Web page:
The binary NUMBER sequence is of special significance and can also be called the temporal sequence. This sequence is introduced in the hexagram commentary section where it covers the descriptions of paths into hexagrams and covers the relationship of HOW and WHY. For example the path into hexagram 07 is described by analogy to the characteristics of hexagram 19 – in other words follow a path covering the characteristics of hexagram 19 and, given time, you will ‘emerge’ into characteristics described by hexagram 07. In the hexagram comment section TWO paths are identified for each hexagram. For example using hexagram, 07 we have the path IN (e.g. 19 to 07 – 19 describes the path into 07): “07 is the outcome of 19 (or 'how do I 07? - 19' - How do I develop uniformity? Follow a path that allows the high and low to mix but retain some degree of authority (as in the high will defer to the low but still be 'high'))” … and the path OUT (e.g. 07 to 24): “: 07 describes the path to hexagram 24 (or 'how do I 24? - 07' - How do I follow the 'true' path (return from darkness to light)? Follow a path of uniformity in thinking, regimented, and devoted to another/others.)” As such the temporal sequence can be read bottom to top, right to left to give: How do I 02? 24. How do I 24? 07. How do I 07? 19 etc OR it can be read top to bottom, left to right: 01 leads to 44, 44 to 13, 13 to 33 ….. 24 to 02, 02 to 01… Note that a form of hierarchic relationship is brought-out here through use of the terms HOW and WHY. Thus HOW do I do 02? 07, how do I do 07? 19 and so on.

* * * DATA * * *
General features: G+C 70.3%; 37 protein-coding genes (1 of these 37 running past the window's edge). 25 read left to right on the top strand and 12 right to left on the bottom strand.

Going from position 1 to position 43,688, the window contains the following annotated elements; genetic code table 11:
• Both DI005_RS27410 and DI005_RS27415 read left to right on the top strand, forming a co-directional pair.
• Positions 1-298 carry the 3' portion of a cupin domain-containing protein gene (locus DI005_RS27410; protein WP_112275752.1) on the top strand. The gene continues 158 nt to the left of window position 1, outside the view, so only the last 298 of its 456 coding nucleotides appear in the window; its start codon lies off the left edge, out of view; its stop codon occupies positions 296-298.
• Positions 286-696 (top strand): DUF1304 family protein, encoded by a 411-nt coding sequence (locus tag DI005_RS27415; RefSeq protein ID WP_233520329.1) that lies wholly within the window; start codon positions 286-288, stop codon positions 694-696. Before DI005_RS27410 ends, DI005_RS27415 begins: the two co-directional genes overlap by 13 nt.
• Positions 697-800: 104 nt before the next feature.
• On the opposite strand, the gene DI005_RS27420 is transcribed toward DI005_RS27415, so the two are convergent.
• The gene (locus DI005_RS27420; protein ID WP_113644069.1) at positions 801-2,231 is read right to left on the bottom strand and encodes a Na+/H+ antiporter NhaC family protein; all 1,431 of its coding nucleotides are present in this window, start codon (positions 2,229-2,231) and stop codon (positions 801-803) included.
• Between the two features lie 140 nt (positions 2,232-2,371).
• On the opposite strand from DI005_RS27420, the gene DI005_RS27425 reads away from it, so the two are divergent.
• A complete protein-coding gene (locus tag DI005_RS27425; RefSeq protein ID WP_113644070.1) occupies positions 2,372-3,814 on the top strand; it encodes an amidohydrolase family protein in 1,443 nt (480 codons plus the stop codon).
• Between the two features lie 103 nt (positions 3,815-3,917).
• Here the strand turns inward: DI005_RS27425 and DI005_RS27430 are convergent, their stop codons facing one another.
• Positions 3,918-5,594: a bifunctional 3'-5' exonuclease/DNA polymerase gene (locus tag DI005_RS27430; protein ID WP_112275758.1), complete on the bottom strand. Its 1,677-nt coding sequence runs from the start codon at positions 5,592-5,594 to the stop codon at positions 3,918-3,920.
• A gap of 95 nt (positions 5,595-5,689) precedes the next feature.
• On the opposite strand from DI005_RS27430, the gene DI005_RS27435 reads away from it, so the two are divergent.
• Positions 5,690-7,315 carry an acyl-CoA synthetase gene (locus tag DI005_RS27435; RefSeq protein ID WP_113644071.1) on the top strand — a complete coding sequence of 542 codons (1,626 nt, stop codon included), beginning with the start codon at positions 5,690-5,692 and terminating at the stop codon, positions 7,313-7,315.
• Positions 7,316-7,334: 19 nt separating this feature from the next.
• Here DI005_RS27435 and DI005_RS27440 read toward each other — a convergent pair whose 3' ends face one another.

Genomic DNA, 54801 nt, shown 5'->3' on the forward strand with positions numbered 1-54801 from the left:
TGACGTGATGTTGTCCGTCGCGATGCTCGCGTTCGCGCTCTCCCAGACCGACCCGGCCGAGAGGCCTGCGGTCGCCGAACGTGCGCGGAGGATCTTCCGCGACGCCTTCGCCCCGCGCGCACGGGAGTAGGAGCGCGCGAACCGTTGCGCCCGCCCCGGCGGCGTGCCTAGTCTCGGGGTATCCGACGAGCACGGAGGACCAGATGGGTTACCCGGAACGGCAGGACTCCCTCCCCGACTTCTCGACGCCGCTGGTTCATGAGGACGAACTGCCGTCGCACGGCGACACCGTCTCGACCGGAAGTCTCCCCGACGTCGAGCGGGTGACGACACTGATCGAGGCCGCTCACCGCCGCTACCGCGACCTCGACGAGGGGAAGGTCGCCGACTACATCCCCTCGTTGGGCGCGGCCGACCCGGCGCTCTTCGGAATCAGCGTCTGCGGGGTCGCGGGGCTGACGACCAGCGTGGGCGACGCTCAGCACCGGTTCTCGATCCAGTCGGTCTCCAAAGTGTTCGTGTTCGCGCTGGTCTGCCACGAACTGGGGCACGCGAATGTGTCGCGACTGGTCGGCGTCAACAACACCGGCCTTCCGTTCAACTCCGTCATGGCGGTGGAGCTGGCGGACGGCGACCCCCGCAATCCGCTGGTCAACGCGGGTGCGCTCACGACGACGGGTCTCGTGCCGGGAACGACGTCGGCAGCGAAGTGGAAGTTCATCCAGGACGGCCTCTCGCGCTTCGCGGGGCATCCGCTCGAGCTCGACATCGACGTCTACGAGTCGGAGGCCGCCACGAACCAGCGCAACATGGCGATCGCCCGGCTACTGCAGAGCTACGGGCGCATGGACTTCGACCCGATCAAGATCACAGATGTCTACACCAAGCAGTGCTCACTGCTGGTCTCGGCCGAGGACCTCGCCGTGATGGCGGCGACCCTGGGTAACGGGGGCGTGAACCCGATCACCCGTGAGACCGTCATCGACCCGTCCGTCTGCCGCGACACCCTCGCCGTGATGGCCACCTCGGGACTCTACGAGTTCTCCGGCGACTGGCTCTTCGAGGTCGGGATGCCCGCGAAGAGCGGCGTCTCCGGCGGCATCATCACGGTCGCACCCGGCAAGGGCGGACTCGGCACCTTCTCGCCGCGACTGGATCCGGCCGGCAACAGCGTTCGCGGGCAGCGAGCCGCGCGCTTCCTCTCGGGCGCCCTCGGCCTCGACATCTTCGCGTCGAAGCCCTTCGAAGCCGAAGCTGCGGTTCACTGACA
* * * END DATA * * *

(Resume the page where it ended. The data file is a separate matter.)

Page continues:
The reverse is WHY do I do 19? 07. Why do I do 07? 02 and so on. The HOW moves backwards, the WHY forwards. These patterns are not the same as a hexagram’s ‘purpose’ in that a style of behaviour will favour a particular form of begin and end that is repeated. Here we have the transformation of the style into another style. We note here that we acquired this temporal sequence by rotation of the binary sequence and as such have here a tie to that sequence and its focus on yin/yang structures (as the basic properties of opposites of hex 02 and hex 01) derived from natural recursion. Alternative formats are available from other sequences but they are not covered in this book – although some brief mention is given in the “Logic of Relationships” chapter at the end of this book. These sequences reflect the same dynamics of common forms requiring modification given some unique context – as such the path into X given Y is described by Z within the context of A, but is described by W within the context of B etc. As such the HOW and WHY of hexagrams can vary given the context under consideration. The binary number, or temporal, sequence covers a context grounded in clear, precise, Yin/Yang determinations and as such covers ‘natural’ how/why dynamics. Customise the context and these dynamics can change.